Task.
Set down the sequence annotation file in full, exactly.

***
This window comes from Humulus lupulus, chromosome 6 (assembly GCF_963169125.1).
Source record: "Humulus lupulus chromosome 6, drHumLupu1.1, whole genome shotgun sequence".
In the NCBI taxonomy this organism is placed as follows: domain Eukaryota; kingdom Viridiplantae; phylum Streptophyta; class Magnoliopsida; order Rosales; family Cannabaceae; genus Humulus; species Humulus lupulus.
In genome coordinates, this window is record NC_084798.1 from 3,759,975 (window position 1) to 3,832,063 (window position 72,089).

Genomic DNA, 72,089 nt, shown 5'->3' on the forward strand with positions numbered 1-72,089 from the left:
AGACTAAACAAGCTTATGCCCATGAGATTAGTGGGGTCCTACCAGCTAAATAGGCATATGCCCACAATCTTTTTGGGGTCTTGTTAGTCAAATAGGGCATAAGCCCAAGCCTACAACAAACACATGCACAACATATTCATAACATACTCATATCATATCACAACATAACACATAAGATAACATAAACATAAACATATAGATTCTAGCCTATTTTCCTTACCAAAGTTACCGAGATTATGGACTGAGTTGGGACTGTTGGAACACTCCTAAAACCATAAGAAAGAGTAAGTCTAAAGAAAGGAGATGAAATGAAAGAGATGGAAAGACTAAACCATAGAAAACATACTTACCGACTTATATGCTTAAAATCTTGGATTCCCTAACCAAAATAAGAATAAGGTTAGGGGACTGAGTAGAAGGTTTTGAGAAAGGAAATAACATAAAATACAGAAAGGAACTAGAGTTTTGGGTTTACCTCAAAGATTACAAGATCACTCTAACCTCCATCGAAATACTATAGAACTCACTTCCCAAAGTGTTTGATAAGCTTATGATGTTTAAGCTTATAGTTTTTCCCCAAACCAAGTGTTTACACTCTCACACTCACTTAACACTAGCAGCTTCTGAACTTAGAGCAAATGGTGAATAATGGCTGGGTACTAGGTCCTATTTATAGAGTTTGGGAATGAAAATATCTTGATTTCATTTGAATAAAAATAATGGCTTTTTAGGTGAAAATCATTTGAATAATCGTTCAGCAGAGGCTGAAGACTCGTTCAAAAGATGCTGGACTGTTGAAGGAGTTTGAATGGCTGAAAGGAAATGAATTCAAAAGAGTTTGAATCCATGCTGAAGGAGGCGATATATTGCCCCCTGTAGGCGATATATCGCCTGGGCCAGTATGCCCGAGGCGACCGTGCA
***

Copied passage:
This window comes from Humulus lupulus, chromosome 6 (assembly GCF_963169125.1).
Source record: "Humulus lupulus chromosome 6, drHumLupu1.1, whole genome shotgun sequence".
In the NCBI taxonomy this organism is placed as follows: domain Eukaryota; kingdom Viridiplantae; phylum Streptophyta; class Magnoliopsida; order Rosales; family Cannabaceae; genus Humulus; species Humulus lupulus.
In genome coordinates, this window is record NC_084798.1 from 3,759,975 (window position 1) to 3,832,063 (window position 72,089).

Genomic DNA, 72,089 nt, shown 5'->3' on the forward strand with positions numbered 1-72,089 from the left:
AGACTAAACAAGCTTATGCCCATGAGATTAGTGGGGTCCTACCAGCTAAATAGGCATATGCCCACAATCTTTTTGGGGTCTTGTTAGTCAAATAGGGCATAAGCCCAAGCCTACAACAAACACATGCACAACATATTCATAACATACTCATATCATATCACAACATAACACATAAGATAACATAAACATAAACATATAGATTCTAGCCTATTTTCCTTACCAAAGTTACCGAGATTATGGACTGAGTTGGGACTGTTGGAACACTCCTAAAACCATAAGAAAGAGTAAGTCTAAAGAAAGGAGATGAAATGAAAGAGATGGAAAGACTAAACCATAGAAAACATACTTACCGACTTATATGCTTAAAATCTTGGATTCCCTAACCAAAATAAGAATAAGGTTAGGGGACTGAGTAGAAGGTTTTGAGAAAGGAAATAACATAAAATACAGAAAGGAACTAGAGTTTTGGGTTTACCTCAAAGATTACAAGATCACTCTAACCTCCATCGAAATACTATAGAACTCACTTCCCAAAGTGTTTGATAAGCTTATGATGTTTAAGCTTATAGTTTTTCCCCAAACCAAGTGTTTACACTCTCACACTCACTTAACACTAGCAGCTTCTGAACTTAGAGCAAATGGTGAATAATGGCTGGGTACTAGGTCCTATTTATAGAGTTTGGGAATGAAAATATCTTGATTTCATTTGAATAAAAATAATGGCTTTTTAGGTGAAAATCATTTGAATAATCGTTCAGCAGAGGCTGAAGACTCGTTCAAAAGATGCTGGACTGTTGAAGGAGTTTGAATGGCTGAAAGGAAATGAATTCAAAAGAGTTTGAATCCATGCTGAAGGAGGCGATATATTGCCCCCTGTAGGCGATATATCGCCTGGGCCAGTATGCCCGAGGCGACCGTGCA